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Downregulation of astrocyte elevated gene‑1 expression inhibits the development of vasculogenic mimicry in gliomas

  • Authors:
    • Chen Liang
    • Jian Shangguan
    • Ling Yang
    • Shiwen Guo
  • View Affiliations

  • Published online on: November 6, 2020
  • Article Number: 22
  • Copyright: © Liang et al. This is an open access article distributed under the terms of Creative Commons Attribution License.

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Vasculogenic mimicry (VM) contributes to the resistance of anti‑angiogenic therapies in glioma. Certain genes, including MMP‑2 and VEGF may be associated with the development of VM. Astrocyte elevated gene‑1 (AEG‑1) is considered to be an oncogene that promotes autophagy, invasion, metastasis, angiogenesis and drug resistance; however, the association between AEG‑1 and VM formation is still unknown. The present study investigated the effects of AEG‑1 downregulation on VM formation in the U87 glioma cell line in vitro and in xenograft models of glioma, and the potential underlying mechanisms of action. In the present study, U87 glioma cells were infected with the AEG‑1 short hairpin RNA lentivirus. A Matrigel‑based tube formation assay was performed to evaluate VM formation in vitro. Reverse transcription‑quantitative PCR and western blot analysis were conducted to investigate the mRNA and protein expression levels of MMP‑2 and VEGF. Glioma xenograft models were generated through the intracerebral implantation of U87 glioma cells into nude rats; CD34/Periodic Acid‑Schiff double‑staining was performed to detect VM channels in vivo. Following AEG‑1 downregulation in U87 cells, the development of VM was significantly decreased in vitro and in vivo. In addition, the expression levels of MMP‑2 and VEGF in glioma cells were decreased compared with the control group. These results suggested that downregulation of AEG‑1 expression could significantly inhibit the development of VM in gliomas, both in vitro and in vivo, and may be partially related to the regulation of VEGF and MMP‑2 expression.


Glioma is the most common type of primary malignant brain tumor in adults, constituting ~81% of all primary malignant brain tumors (1). Standard therapeutic regimens, including surgical resection combined with radiotherapy and temozolomide chemotherapy, can prolong the survival of patients with tumors characterized by methylation of the O-6-methylguanine DNA methyltransferase promoter; however, the median duration of survival of patients with glioblastoma multiforme (GBM), a high-grade glioma, is <1.5 years (2). Gliomas, particularly GBM, exhibit a high degree of angiogenesis, as determined by histological analysis (3). Angiogenesis serves an important role in the formation, development and recurrence of gliomas; anti-angiogenic therapy has been considered as a novel strategy for treating patients with gliomas (4). In addition, studies have proposed that anti-angiogenic therapeutic regimens can improve the outcome of patients with gliomas, yet its clinical effect remains unsatisfactory (5). Recently, glioma cells have been reported to exhibit vasculogenic mimicry (VM), in which extracellular matrix (ECM)-rich, vasculogenic-like networks form and allow glioma cells to obtain a blood supply in the absence of endothelial cell (EC)-dependent vasculature (6). Anti-angiogenic agents aim to inhibit the formation of endothelium-dependent vessels but not the development of VM, which may partially contribute to the failure of anti-angiogenic therapy (7). Several studies have demonstrated that certain genes, including MMP-2, VEGF, membrane type-1 MMP (MT1-MMP), cyclooxygenase-2 and vascular endothelial cadherin (VE-cadherin), may be involved in the formation of VM in tumors. Agents targeting these genes have been determined to exhibit anti-VM effects (7).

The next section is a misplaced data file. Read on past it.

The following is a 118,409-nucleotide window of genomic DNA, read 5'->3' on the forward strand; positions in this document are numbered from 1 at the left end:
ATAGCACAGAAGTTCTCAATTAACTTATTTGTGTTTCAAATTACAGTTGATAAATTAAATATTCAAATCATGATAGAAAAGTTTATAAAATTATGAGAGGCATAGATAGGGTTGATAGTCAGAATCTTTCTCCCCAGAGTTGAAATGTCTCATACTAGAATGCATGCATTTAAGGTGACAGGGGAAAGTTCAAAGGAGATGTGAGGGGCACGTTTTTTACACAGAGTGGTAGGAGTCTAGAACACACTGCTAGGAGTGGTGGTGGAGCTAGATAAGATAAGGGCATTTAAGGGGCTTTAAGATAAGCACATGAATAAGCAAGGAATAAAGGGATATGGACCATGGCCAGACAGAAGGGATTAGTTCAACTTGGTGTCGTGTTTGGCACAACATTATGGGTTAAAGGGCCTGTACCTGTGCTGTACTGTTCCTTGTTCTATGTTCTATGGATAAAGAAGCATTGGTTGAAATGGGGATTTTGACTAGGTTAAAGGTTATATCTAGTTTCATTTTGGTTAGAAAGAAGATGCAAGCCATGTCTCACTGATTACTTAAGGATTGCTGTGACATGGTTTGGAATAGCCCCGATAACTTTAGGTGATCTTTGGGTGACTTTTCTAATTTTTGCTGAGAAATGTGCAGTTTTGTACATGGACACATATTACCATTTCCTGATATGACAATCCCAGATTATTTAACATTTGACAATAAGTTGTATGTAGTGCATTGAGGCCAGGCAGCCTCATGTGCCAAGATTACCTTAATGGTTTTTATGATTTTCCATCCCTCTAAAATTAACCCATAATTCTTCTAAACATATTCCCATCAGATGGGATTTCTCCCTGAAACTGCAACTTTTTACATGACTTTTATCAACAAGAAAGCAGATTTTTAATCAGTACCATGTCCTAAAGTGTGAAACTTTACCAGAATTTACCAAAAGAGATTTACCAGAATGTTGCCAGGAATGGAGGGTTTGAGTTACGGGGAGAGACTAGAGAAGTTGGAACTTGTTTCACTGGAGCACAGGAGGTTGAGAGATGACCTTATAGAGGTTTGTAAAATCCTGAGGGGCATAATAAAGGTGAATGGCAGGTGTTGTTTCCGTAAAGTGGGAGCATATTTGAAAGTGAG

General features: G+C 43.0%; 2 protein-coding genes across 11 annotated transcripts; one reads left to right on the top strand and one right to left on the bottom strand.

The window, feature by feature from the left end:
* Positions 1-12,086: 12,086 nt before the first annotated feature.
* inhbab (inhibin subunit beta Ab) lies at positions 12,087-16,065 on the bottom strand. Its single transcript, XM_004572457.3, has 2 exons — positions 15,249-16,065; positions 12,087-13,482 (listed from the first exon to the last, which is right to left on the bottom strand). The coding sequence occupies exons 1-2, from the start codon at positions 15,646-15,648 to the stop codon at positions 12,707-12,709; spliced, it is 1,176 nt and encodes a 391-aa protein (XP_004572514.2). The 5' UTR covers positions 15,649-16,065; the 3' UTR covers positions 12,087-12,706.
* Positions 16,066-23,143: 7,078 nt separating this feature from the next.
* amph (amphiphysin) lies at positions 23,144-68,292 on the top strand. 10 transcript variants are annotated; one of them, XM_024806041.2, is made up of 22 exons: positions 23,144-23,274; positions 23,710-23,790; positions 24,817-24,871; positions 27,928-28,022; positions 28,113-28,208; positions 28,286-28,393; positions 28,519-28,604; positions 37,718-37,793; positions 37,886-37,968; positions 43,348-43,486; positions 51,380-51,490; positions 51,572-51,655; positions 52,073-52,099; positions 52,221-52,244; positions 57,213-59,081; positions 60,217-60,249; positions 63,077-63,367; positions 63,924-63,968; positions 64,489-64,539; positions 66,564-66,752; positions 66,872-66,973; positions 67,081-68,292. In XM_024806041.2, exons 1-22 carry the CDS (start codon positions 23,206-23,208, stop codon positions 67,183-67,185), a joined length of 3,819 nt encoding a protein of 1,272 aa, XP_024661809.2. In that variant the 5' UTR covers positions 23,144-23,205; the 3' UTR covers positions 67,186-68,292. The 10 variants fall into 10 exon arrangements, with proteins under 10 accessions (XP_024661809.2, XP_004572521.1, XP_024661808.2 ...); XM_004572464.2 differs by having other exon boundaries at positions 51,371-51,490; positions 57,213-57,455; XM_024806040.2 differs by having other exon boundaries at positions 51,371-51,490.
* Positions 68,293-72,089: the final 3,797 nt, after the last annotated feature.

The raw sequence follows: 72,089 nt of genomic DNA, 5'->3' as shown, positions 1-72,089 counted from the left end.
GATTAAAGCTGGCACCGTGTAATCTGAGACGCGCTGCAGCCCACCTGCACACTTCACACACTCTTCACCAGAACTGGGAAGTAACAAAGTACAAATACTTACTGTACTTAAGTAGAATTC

Astrocyte elevated gene-1 (AEG-1) is a downstream gene of Ha-ras and cyclin D1, and can activate the NF-κB, PI3K/Akt and Wnt signaling pathways, serving an important role in invasion, metastasis, angiogenesis and chemoresistance in a variety of tumor types, including gliomas (8,9). AEG-1 can promote the progression and invasion of gliomas through a variety of mechanisms, including the induction of protective autophagy (8) and suppression of the formation of reactive oxygen species induced by hypoxia (9). Silencing AEG-1 in glioma cells can significantly induce tumor cell apoptosis and inhibit tumor growth (8,10); however, whether AEG-1 participates in VM formation in gliomas remains unknown.

The present study aimed to investigate the effects of AEG-1 downregulation on VM formation in gliomas in vitro and in vivo using the U87 cell line and glioma xenograft models, respectively, to obtain further insight into the underlying mechanisms of action.

Materials and methods


The U87 MG human glioblastoma cell line of unknown origin (cat. no. TCHu138) and 293T cell line were purchased from The Cell Bank of Type Culture Collection of the Chinese Academy of Sciences. STR profiling was conducted for the authentication of the U87 MG cell line, according to the supplier's description. A total of 30 male, 7-9 week old, specific pathogen-free, Rowett nude rats (Crl:NIH-Foxn1rnu), weighing 180-240 g, were purchased from Vital River Laboratory Animal Technology Co., Ltd., and were housed in a full-barrier rodent facility with a filtered air supply, constant temperature (22±1˚C) and humidity(50-60%) under a 12-h light/dark cycle. The housing environment for animals, water and animal feeds were sterilized. All rats had free access to food and water. All animal procedures were performed under the guidance of the Research Ethics Committee of Xi'an Jiaotong University Health Science Center (Xi'an, China).